[Summary: join an open discussion on the potential impacts of open data on poverty reduction]
Over the next two weeks, along with Tariq Kochar, Nitya V. Raman and Nathan Eagle, I’m taking part in an online panel hosted by the World Bank’s Striking Poverty platform to discuss the potential impacts of open data on poverty alleviation.
So far we’ve been asked to provide some starting statements on how we see open data and poverty might relate, and now there’s an open discussion where visitors to the site are invited to share their questions and reflections on the topic.
Here’s what I have down as my opening remarks:
Development is complex. No individual or group can process all the information needed to make sense of aid flows, trade patterns, government budgets, community resources and environmental factors (amongst other things) that affect development in a locality. That’s where data comes in: open datasets can be connected, combined and analysed to support debate, decision making and governance.
Projects like the International Aid Transparency Initiative (IATI) have sought to create the technical standards and political commitments for effective data sharing. IATI is putting together one corner of the poverty reduction jigsaw, with detailed and timely forward-looking information on aid. IATI open data can be used by governments to forecast spending, and by citizens to hold donors to account. This is the promise of open data: publish once, use many times and for many purposes.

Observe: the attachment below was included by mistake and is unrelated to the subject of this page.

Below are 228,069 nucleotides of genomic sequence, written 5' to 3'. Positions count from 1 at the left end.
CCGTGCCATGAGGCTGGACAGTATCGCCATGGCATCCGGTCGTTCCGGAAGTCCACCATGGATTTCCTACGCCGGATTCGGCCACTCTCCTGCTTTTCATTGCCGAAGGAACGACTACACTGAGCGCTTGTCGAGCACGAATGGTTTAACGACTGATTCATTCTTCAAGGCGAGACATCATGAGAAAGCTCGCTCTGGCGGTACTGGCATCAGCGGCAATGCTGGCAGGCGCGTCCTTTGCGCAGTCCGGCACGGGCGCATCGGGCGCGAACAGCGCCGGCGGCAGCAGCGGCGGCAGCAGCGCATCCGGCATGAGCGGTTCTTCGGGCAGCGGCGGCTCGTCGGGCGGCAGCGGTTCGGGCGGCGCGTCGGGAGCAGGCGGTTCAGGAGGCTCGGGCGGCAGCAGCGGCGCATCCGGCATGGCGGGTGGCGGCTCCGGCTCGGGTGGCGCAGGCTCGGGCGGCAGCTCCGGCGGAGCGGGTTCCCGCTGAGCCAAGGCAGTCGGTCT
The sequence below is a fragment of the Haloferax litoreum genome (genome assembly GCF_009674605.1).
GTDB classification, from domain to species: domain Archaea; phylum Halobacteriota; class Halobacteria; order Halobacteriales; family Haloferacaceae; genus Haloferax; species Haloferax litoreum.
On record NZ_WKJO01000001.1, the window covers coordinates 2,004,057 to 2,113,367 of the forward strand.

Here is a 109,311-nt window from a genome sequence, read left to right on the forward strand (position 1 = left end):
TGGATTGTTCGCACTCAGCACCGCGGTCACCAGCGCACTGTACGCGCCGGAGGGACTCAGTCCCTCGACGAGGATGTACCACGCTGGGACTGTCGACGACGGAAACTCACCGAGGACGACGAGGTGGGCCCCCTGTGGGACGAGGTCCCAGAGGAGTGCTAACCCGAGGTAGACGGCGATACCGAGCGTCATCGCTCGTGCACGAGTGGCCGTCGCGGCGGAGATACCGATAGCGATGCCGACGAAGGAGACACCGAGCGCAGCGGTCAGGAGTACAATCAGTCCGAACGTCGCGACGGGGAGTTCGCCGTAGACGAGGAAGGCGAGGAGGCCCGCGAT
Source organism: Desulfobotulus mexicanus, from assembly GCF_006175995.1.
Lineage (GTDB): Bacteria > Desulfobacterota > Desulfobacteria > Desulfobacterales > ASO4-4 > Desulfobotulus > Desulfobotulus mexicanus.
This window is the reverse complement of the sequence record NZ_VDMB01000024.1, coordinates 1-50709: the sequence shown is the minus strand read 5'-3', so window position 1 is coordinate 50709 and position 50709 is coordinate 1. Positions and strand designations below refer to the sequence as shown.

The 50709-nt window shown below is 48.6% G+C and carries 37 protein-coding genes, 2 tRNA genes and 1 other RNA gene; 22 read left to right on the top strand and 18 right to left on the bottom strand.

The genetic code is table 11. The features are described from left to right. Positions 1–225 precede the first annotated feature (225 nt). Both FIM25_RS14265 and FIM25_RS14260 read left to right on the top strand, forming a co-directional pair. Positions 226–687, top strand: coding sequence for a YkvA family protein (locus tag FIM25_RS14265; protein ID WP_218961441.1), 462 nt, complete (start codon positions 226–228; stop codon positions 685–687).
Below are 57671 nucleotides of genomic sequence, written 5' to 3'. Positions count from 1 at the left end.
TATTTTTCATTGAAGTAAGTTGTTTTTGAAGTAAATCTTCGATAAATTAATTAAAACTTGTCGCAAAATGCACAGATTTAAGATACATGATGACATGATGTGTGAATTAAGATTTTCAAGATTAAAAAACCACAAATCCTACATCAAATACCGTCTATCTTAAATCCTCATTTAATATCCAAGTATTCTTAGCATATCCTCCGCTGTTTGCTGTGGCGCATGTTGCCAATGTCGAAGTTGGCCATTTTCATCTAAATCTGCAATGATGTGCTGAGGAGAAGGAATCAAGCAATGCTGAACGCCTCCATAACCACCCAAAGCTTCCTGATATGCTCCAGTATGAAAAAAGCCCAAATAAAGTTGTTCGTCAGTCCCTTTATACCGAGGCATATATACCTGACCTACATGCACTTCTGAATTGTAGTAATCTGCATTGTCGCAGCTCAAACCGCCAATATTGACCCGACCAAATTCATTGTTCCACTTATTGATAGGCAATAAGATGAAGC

But data does not use itself. Nor does it transcend political and practical realities. As the papers in a recent Journal of Community Informatics special issue highlight show, open data brings both promise and perils. Mobilising open data for social change requires focus and effort.
We’re only at the start of understanding open data impacts. In the upcoming Exploring the Emerging Impacts of Open Data in Developing Countries (ODDC), the Web Foundation and partners will be looking at how open data affects governance in different countries and contexts across the world. Rather than look at open data in the abstract, the project will explore cases such as open data for budget monitoring in Brazil, or open data for poverty reduction in Uganda. This way it will build up a picture of the strategies that can be used to make a difference with data; it will analyse the role that technologies and intermediaries play in mobilising data; and it will also explore unintended consequences of open data.
I hope in this discussion we can similarly focus on particular places where open data has potential, and on the considerations needed to ensure the supply and use of open data has the best chance possible of improving lives worldwide.
What do you think? You can join the discussion for the next two weeks over on the Striking Poverty site…